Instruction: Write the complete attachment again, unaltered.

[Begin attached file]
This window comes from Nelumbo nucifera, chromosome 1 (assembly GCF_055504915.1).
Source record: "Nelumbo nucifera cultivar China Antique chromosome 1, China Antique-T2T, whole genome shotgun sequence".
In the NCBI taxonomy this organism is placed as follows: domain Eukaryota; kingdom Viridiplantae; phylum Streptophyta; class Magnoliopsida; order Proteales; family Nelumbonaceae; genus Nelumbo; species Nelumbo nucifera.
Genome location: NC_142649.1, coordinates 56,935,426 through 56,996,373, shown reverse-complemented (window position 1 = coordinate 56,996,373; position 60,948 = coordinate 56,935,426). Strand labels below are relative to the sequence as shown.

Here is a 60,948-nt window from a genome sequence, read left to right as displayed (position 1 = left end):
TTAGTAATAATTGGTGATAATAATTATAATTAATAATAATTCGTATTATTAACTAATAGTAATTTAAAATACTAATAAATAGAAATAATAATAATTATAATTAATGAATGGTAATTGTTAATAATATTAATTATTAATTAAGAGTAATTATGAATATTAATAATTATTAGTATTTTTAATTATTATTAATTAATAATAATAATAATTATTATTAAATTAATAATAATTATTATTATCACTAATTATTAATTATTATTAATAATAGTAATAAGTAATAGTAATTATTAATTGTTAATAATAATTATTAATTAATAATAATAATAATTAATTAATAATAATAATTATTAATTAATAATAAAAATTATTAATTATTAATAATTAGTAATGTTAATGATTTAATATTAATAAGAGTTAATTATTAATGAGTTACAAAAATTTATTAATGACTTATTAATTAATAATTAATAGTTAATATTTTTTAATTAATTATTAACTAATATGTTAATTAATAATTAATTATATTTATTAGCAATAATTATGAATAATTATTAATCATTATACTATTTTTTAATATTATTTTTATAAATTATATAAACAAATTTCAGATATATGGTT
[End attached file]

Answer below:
This window comes from Nelumbo nucifera, chromosome 1 (assembly GCF_055504915.1).
Source record: "Nelumbo nucifera cultivar China Antique chromosome 1, China Antique-T2T, whole genome shotgun sequence".
In the NCBI taxonomy this organism is placed as follows: domain Eukaryota; kingdom Viridiplantae; phylum Streptophyta; class Magnoliopsida; order Proteales; family Nelumbonaceae; genus Nelumbo; species Nelumbo nucifera.
Genome location: NC_142649.1, coordinates 56,935,426 through 56,996,373, shown reverse-complemented (window position 1 = coordinate 56,996,373; position 60,948 = coordinate 56,935,426). Strand labels below are relative to the sequence as shown.

Here is a 60,948-nt window from a genome sequence, read left to right as displayed (position 1 = left end):
TTAGTAATAATTGGTGATAATAATTATAATTAATAATAATTCGTATTATTAACTAATAGTAATTTAAAATACTAATAAATAGAAATAATAATAATTATAATTAATGAATGGTAATTGTTAATAATATTAATTATTAATTAAGAGTAATTATGAATATTAATAATTATTAGTATTTTTAATTATTATTAATTAATAATAATAATAATTATTATTAAATTAATAATAATTATTATTATCACTAATTATTAATTATTATTAATAATAGTAATAAGTAATAGTAATTATTAATTGTTAATAATAATTATTAATTAATAATAATAATAATTAATTAATAATAATAATTATTAATTAATAATAAAAATTATTAATTATTAATAATTAGTAATGTTAATGATTTAATATTAATAAGAGTTAATTATTAATGAGTTACAAAAATTTATTAATGACTTATTAATTAATAATTAATAGTTAATATTTTTTAATTAATTATTAACTAATATGTTAATTAATAATTAATTATATTTATTAGCAATAATTATGAATAATTATTAATCATTATACTATTTTTTAATATTATTTTTATAAATTATATAAACAAATTTCAGATATATGGTT